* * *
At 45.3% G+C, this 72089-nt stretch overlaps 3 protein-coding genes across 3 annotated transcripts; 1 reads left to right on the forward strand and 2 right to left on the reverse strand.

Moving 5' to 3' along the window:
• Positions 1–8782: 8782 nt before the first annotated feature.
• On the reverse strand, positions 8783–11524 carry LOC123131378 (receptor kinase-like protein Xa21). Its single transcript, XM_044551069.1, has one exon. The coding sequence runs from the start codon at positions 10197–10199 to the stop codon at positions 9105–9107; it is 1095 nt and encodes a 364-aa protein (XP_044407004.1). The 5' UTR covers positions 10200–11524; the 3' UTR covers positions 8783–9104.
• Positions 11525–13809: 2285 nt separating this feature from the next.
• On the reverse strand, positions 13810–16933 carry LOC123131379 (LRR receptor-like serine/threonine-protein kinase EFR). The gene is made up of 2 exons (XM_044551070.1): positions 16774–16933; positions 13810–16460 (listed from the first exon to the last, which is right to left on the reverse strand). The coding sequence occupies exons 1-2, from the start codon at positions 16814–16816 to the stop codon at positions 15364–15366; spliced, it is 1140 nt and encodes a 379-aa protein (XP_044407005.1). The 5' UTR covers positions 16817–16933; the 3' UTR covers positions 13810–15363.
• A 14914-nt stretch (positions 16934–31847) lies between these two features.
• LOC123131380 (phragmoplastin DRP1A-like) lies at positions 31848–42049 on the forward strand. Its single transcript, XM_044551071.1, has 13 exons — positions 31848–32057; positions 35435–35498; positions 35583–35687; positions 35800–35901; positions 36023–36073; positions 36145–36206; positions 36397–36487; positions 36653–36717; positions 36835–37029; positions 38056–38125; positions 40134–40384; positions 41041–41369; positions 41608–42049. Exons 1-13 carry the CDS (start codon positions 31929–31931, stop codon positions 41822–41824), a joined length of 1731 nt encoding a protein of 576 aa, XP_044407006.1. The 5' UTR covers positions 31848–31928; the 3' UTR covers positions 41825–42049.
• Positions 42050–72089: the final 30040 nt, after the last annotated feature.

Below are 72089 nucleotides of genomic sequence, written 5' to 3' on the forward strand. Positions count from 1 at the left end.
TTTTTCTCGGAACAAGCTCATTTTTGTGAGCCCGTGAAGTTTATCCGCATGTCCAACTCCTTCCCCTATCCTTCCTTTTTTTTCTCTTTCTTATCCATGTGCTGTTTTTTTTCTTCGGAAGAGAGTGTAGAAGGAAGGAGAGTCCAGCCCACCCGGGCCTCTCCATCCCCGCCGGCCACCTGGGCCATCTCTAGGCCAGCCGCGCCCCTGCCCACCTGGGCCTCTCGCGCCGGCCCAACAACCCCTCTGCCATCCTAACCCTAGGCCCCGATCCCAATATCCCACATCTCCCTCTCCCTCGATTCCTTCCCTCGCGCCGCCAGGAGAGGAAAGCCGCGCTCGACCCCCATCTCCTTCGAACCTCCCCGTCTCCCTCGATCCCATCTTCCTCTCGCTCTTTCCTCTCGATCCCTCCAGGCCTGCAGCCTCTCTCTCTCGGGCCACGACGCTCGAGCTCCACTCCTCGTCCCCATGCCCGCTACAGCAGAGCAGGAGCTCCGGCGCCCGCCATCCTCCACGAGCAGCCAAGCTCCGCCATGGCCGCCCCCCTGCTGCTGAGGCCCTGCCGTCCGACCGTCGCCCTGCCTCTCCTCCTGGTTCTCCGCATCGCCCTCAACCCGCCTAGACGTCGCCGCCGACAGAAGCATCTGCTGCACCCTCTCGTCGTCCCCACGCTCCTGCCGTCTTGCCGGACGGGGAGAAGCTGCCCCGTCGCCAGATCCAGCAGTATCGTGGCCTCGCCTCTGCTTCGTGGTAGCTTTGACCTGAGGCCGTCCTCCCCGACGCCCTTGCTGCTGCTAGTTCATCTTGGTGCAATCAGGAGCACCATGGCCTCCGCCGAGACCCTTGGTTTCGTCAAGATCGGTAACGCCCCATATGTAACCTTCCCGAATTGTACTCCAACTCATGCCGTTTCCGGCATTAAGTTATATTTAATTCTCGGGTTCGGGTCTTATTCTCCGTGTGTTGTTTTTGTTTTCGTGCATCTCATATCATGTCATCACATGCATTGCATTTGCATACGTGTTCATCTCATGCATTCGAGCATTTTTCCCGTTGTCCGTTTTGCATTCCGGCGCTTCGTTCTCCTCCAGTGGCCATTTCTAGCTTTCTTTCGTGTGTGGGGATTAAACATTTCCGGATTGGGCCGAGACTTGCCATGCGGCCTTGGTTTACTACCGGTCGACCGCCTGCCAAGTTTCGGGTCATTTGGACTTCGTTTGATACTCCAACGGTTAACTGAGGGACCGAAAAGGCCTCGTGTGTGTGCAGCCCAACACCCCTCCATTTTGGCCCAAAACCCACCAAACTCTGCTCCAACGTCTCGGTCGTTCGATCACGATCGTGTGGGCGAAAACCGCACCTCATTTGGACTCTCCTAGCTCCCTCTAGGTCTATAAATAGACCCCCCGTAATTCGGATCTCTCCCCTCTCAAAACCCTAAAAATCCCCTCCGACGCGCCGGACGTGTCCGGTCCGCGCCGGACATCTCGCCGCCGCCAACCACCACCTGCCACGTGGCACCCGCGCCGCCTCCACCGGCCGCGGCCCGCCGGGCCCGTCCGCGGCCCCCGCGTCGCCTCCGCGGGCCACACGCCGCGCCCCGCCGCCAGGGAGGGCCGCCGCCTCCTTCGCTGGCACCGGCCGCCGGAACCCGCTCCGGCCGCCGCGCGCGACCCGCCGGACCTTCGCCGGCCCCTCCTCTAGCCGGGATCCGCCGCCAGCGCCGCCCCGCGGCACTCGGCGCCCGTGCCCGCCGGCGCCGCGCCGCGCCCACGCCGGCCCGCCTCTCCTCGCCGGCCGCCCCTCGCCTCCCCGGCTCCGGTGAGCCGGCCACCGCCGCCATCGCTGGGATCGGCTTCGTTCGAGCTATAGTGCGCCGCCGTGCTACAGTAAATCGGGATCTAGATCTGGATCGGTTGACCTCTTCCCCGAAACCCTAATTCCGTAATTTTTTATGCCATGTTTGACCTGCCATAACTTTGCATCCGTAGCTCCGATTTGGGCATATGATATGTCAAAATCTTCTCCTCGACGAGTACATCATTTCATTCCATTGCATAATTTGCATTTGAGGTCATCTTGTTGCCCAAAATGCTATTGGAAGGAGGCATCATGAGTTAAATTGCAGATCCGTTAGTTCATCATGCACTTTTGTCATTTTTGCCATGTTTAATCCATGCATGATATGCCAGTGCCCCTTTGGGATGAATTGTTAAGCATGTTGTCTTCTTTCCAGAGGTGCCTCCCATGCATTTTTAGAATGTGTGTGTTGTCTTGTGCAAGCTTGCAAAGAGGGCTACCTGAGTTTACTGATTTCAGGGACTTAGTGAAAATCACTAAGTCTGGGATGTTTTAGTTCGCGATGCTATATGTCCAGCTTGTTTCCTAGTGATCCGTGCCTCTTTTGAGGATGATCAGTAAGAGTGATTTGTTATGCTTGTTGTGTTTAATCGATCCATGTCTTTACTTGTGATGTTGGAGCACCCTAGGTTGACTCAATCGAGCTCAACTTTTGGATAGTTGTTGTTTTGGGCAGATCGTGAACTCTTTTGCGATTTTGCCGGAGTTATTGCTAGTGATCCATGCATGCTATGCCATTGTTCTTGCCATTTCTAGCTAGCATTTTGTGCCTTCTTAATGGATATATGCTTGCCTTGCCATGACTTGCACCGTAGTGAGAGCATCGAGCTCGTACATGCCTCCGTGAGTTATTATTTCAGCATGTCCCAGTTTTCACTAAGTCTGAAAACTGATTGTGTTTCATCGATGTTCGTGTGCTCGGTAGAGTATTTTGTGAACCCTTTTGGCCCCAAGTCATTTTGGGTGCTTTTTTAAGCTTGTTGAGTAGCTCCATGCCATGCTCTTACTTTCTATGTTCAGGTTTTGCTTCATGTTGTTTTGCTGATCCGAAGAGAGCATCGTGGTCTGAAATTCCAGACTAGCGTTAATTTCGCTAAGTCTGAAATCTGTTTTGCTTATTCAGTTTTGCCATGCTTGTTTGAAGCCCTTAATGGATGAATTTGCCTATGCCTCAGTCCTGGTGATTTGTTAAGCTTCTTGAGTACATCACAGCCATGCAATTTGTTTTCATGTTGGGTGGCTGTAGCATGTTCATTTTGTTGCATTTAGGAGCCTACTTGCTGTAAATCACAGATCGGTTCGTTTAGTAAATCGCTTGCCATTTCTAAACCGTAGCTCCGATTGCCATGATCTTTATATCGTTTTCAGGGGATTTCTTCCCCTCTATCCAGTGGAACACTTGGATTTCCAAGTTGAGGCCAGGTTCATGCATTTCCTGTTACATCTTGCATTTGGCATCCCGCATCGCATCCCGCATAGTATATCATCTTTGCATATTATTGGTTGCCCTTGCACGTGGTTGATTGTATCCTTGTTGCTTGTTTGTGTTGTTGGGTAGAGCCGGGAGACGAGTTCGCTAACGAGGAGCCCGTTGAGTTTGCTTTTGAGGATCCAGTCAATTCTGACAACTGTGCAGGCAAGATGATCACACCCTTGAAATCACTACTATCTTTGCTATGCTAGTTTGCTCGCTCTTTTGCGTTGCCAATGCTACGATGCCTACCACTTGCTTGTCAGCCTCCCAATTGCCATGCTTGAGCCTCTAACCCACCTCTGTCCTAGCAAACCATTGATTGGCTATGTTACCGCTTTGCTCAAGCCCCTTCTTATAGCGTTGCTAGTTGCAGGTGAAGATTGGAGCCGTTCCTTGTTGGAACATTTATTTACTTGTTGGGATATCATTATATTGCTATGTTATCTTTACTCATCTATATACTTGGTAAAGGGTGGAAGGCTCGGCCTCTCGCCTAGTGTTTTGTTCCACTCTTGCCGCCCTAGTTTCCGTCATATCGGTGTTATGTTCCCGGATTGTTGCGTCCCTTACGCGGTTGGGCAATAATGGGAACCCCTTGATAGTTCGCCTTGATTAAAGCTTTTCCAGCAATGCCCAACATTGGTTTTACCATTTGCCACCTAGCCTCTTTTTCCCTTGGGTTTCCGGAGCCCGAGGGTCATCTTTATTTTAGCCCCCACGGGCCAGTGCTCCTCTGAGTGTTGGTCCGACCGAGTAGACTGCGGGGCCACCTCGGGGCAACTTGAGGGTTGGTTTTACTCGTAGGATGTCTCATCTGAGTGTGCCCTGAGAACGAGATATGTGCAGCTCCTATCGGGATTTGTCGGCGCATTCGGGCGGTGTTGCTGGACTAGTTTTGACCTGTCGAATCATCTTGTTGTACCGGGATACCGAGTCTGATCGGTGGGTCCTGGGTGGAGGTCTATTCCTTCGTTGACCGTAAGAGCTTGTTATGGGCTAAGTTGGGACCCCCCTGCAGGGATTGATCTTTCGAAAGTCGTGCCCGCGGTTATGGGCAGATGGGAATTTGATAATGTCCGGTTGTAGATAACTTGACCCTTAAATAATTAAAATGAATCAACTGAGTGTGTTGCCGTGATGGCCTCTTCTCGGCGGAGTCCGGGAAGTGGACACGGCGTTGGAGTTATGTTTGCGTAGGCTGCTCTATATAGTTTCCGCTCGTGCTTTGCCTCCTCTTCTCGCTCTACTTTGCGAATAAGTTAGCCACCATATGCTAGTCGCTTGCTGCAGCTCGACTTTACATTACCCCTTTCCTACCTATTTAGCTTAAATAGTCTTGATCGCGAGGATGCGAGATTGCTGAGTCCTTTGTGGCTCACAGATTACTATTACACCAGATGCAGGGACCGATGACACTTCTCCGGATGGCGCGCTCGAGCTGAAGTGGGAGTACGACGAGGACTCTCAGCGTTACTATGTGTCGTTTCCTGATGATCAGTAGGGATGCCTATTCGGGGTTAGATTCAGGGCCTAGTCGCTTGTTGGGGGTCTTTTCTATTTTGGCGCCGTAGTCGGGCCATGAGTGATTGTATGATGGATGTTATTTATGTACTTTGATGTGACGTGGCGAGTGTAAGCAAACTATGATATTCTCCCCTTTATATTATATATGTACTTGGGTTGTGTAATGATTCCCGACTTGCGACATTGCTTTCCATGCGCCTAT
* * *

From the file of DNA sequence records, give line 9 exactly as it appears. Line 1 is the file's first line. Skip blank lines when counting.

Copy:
• Positions 42050–72089: the final 30040 nt, after the last annotated feature.